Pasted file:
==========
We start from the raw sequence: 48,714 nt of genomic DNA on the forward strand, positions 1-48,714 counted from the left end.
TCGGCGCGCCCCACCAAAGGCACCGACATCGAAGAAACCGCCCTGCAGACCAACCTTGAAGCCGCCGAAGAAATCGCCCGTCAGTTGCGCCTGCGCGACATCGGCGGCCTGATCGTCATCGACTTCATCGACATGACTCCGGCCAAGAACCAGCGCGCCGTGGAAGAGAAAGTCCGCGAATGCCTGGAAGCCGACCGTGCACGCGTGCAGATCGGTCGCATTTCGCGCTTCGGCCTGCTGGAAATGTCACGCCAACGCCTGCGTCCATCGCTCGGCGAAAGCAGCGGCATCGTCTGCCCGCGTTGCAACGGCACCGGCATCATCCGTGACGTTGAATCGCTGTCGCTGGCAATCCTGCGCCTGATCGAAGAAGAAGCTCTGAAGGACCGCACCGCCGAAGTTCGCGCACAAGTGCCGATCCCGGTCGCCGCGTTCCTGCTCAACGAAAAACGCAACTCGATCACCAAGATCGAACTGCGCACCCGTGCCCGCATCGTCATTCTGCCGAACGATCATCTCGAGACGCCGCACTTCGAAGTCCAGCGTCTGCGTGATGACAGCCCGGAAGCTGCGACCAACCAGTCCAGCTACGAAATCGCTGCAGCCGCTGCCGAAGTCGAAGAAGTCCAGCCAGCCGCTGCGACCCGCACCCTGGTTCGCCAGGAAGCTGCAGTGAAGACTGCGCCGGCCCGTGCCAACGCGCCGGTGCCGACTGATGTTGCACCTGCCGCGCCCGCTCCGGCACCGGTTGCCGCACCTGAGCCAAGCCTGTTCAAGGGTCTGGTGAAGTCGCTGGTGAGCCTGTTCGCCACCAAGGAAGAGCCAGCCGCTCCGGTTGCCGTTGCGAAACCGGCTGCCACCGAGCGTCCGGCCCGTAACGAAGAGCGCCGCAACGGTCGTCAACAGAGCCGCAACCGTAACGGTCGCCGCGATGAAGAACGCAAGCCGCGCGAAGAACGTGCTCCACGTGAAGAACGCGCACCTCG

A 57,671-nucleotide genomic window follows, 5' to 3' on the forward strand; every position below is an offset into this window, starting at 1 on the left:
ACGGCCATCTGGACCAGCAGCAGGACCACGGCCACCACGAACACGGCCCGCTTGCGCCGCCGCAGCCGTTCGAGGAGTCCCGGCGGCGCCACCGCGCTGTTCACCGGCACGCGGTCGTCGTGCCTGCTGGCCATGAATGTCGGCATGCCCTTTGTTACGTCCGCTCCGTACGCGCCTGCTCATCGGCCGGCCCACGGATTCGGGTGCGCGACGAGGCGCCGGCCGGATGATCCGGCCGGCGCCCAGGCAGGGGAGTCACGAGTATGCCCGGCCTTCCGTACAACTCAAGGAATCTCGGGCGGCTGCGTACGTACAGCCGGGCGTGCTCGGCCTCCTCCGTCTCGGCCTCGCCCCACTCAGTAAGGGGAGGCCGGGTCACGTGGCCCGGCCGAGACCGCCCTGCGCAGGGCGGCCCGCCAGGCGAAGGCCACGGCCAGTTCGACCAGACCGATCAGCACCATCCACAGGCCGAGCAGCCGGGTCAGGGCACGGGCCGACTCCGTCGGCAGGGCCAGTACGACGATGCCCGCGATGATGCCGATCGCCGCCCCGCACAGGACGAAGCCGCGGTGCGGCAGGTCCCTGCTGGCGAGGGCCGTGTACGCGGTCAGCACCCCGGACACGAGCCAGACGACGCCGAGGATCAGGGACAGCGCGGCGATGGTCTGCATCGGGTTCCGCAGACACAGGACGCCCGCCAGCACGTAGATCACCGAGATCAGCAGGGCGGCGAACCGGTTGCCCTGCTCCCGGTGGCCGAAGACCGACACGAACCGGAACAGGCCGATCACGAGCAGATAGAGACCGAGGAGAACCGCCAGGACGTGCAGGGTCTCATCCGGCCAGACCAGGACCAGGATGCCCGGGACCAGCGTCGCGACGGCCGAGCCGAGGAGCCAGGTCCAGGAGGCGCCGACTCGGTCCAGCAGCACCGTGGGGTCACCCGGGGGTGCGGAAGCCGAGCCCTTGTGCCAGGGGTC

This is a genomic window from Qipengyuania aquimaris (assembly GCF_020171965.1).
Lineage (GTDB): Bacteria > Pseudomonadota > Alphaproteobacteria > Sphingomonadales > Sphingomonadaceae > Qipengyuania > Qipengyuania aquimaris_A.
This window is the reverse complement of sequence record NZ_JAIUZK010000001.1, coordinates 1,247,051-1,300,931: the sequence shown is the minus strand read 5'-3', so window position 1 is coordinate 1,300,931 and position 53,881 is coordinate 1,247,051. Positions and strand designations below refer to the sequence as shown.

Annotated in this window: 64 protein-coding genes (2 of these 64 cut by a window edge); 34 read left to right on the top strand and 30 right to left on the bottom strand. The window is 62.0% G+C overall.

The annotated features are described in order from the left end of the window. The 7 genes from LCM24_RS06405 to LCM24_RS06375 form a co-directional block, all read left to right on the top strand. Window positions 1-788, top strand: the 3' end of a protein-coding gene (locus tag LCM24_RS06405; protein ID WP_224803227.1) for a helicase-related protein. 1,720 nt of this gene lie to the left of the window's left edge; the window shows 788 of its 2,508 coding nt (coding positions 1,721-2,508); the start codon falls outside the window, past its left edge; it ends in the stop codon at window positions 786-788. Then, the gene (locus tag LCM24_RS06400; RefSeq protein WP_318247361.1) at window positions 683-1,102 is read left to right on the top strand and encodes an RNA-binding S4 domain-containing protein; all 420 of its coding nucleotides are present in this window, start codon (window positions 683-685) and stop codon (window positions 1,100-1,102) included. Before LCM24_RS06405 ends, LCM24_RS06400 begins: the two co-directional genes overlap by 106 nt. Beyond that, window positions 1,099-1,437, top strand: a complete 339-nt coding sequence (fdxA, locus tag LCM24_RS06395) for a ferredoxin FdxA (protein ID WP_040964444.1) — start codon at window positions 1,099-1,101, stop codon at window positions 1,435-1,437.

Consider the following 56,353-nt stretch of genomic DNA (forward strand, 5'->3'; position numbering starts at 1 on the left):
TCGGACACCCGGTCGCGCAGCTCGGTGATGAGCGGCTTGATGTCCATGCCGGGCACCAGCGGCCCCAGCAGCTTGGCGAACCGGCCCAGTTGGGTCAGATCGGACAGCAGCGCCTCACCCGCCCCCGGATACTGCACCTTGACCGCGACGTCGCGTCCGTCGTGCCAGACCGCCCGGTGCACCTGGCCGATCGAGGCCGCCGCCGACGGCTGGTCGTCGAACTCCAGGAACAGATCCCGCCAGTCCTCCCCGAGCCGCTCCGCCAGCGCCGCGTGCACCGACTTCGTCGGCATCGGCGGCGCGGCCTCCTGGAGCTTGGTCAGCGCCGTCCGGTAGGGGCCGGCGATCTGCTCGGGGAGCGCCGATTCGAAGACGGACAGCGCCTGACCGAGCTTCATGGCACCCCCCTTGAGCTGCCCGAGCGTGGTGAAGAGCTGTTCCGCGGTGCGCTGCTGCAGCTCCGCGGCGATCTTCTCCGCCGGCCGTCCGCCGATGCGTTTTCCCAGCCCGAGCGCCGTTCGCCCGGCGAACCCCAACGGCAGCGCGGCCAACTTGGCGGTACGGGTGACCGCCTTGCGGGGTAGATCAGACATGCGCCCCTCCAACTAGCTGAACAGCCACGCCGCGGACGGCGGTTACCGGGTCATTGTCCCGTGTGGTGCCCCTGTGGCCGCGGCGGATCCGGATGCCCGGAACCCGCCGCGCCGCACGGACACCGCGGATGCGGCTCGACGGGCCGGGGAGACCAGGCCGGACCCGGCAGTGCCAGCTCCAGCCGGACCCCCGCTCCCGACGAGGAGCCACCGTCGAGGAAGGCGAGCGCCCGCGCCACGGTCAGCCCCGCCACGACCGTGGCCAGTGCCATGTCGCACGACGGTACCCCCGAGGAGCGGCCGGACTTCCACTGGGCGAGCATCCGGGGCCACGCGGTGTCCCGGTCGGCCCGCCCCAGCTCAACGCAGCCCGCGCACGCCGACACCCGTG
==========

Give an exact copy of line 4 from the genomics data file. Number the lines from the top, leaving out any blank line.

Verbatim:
ACGGCCATCTGGACCAGCAGCAGGACCACGGCCACCACGAACACGGCCCGCTTGCGCCGCCGCAGCCGTTCGAGGAGTCCCGGCGGCGCCACCGCGCTGTTCACCGGCACGCGGTCGTCGTGCCTGCTGGCCATGAATGTCGGCATGCCCTTTGTTACGTCCGCTCCGTACGCGCCTGCTCATCGGCCGGCCCACGGATTCGGGTGCGCGACGAGGCGCCGGCCGGATGATCCGGCCGGCGCCCAGGCAGGGGAGTCACGAGTATGCCCGGCCTTCCGTACAACTCAAGGAATCTCGGGCGGCTGCGTACGTACAGCCGGGCGTGCTCGGCCTCCTCCGTCTCGGCCTCGCCCCACTCAGTAAGGGGAGGCCGGGTCACGTGGCCCGGCCGAGACCGCCCTGCGCAGGGCGGCCCGCCAGGCGAAGGCCACGGCCAGTTCGACCAGACCGATCAGCACCATCCACAGGCCGAGCAGCCGGGTCAGGGCACGGGCCGACTCCGTCGGCAGGGCCAGTACGACGATGCCCGCGATGATGCCGATCGCCGCCCCGCACAGGACGAAGCCGCGGTGCGGCAGGTCCCTGCTGGCGAGGGCCGTGTACGCGGTCAGCACCCCGGACACGAGCCAGACGACGCCGAGGATCAGGGACAGCGCGGCGATGGTCTGCATCGGGTTCCGCAGACACAGGACGCCCGCCAGCACGTAGATCACCGAGATCAGCAGGGCGGCGAACCGGTTGCCCTGCTCCCGGTGGCCGAAGACCGACACGAACCGGAACAGGCCGATCACGAGCAGATAGAGACCGAGGAGAACCGCCAGGACGTGCAGGGTCTCATCCGGCCAGACCAGGACCAGGATGCCCGGGACCAGCGTCGCGACGGCCGAGCCGAGGAGCCAGGTCCAGGAGGCGCCGACTCGGTCCAGCAGCACCGTGGGGTCACCCGGGGGTGCGGAAGCCGAGCCCTTGTGCCAGGGGTC